If you’re looking for a fun and relaxing new hobby, you may have begun considering pottery as a new pastime. If so, you’re making a great choice.
Pottery is something you can do casually for little expense, or it can become a big part of your life. Even then, however, it’s still a relatively inexpensive hobby. It’s also easy to get into working with clay. There are lots of classes and studios out there to help you get started.
Why choose pottery?
Clay is a fascinating medium – it’s versatile, it’s therapeutic, and it’s easy to work with. Plus. your skill level really doesn’t matter. Just about anyone can make a pinch pot, but as you get more involved, you can explore new techniques.
The best part is that clay is rarely ever dull, as there’s always something to be created.
Where to Get Started
If you’re just starting out with your new hobby, there are a few places you can go. There are pottery studios, community art centers, or you can take up pottery in the comfort of your own home.
If you decide to go to a pottery studio, you’ll likely find there are classes you can take as well.
Working at Home
If you do choose to work at home, you’ll want to make sure you have a good workspace available. Most household vacuums don’t pick up clay dust very well. Therefore, you don’t want to be working over hardwood or carpet if you can help it.
You’ll also need access to water, a solid, sturdy table, and a work surface such as a canvas covering.
Tools and Supplies
You’ll likely want to start with ready-to-use clays and glazes. These can be found at local pottery studios or art supply retailers.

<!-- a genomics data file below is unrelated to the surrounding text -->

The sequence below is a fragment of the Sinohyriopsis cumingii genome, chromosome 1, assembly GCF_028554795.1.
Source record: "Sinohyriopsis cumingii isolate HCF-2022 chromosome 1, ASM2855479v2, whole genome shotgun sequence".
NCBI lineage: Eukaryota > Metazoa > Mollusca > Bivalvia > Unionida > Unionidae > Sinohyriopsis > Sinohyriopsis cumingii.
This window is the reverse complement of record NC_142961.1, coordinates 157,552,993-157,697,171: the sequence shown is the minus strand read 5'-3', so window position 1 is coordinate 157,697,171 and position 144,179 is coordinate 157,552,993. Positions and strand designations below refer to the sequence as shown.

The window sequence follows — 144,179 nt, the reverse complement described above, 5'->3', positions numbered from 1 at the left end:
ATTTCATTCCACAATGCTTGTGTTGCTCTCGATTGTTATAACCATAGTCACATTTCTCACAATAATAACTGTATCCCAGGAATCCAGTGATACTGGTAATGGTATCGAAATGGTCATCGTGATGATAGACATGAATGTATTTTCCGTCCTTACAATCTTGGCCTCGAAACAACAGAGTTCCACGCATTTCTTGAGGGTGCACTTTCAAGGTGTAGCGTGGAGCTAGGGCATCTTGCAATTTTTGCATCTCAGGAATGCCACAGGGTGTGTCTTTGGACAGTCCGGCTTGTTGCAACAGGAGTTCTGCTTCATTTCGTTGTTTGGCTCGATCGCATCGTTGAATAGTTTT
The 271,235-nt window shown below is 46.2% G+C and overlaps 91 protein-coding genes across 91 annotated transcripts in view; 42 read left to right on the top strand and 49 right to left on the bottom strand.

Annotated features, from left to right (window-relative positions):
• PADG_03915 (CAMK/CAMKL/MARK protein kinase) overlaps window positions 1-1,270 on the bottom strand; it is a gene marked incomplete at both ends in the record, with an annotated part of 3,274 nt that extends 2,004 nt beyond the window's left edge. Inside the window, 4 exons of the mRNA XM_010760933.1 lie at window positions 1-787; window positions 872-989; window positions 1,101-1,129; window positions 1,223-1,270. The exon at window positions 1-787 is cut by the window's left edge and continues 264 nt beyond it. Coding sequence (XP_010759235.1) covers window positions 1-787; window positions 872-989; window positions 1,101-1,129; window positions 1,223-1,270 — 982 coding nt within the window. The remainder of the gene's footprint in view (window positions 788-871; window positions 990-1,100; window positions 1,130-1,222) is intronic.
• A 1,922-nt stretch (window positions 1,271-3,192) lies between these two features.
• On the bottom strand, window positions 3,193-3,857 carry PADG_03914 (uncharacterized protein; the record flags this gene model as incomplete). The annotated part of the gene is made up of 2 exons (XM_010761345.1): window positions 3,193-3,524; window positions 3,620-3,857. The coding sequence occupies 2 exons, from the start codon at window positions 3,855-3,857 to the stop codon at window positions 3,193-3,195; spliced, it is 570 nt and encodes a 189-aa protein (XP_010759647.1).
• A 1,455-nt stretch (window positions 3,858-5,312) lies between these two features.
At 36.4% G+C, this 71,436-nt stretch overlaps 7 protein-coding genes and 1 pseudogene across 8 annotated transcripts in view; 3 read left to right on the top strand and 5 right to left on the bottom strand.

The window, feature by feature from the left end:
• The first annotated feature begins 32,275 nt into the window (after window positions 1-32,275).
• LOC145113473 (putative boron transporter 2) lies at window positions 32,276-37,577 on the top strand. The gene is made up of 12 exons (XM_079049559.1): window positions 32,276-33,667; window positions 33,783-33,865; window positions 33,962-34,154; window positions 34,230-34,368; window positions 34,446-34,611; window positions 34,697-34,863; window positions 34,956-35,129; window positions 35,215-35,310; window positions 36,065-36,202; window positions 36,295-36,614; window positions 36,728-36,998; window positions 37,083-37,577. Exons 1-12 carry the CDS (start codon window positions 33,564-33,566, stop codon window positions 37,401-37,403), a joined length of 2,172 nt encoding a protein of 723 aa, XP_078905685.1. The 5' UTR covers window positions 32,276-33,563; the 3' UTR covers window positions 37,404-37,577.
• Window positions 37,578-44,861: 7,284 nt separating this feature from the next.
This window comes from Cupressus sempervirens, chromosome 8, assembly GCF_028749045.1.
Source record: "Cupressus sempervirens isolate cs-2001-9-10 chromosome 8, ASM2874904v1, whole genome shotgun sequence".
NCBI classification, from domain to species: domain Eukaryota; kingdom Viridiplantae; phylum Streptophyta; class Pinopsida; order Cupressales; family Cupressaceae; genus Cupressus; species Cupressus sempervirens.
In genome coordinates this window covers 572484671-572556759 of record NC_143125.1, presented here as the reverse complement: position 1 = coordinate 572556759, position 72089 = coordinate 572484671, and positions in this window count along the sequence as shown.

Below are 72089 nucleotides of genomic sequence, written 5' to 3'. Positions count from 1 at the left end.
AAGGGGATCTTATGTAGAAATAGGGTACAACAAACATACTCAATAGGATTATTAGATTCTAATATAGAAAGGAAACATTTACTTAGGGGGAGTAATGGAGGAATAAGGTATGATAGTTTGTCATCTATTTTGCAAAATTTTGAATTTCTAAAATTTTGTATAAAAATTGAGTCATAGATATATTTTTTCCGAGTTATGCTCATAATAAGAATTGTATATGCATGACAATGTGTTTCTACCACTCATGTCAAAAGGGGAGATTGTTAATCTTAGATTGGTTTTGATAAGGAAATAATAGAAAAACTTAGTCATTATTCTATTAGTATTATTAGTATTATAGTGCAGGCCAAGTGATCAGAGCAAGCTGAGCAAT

As for tools, you’ll find all the things you need in the same places you buy clay. While it isn’t totally necessary to use tools, many folks find them helpful. Often you can find sets for beginners with everything you might need.
An apron and a small bucket will also come in quite handy.
Knowing What You’re Working With
Different types of clays and glazes have different properties and there are lots of variables. Some clay can be air-dried, others need to be placed in a kiln. And, when it comes to glazes, you need to ensure they’re compatible with your clay.
If you’re using clay which must be fired (most does), you’ll need to find kiln space. A local potter or pottery studio can likely be of help there.
Also, keep in mind that some clays shrink more than others when they dry.
Go Out and Seize the Clay!
Now that you know a bit about getting started, you’re ready to go and enjoy the wonderful world of pottery. Again, we suggest finding a local pottery studio as a gateway to this enchanting hobby. It really is a great way to get started and it can also lead to some great social interactions, too.